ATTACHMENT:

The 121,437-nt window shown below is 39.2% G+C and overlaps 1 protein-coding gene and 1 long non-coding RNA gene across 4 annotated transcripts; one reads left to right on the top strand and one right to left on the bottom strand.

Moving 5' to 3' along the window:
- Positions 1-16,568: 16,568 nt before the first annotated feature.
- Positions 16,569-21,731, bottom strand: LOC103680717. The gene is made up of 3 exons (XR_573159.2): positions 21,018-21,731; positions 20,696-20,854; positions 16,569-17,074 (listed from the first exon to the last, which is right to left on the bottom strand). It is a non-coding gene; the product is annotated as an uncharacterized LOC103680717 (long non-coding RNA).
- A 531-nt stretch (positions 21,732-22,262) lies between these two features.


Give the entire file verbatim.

The 121,437-nt window shown below is 39.2% G+C and overlaps 1 protein-coding gene and 1 long non-coding RNA gene across 4 annotated transcripts; one reads left to right on the top strand and one right to left on the bottom strand.

Moving 5' to 3' along the window:
- Positions 1-16,568: 16,568 nt before the first annotated feature.
- Positions 16,569-21,731, bottom strand: LOC103680717. The gene is made up of 3 exons (XR_573159.2): positions 21,018-21,731; positions 20,696-20,854; positions 16,569-17,074 (listed from the first exon to the last, which is right to left on the bottom strand). It is a non-coding gene; the product is annotated as an uncharacterized LOC103680717 (long non-coding RNA).
- A 531-nt stretch (positions 21,732-22,262) lies between these two features.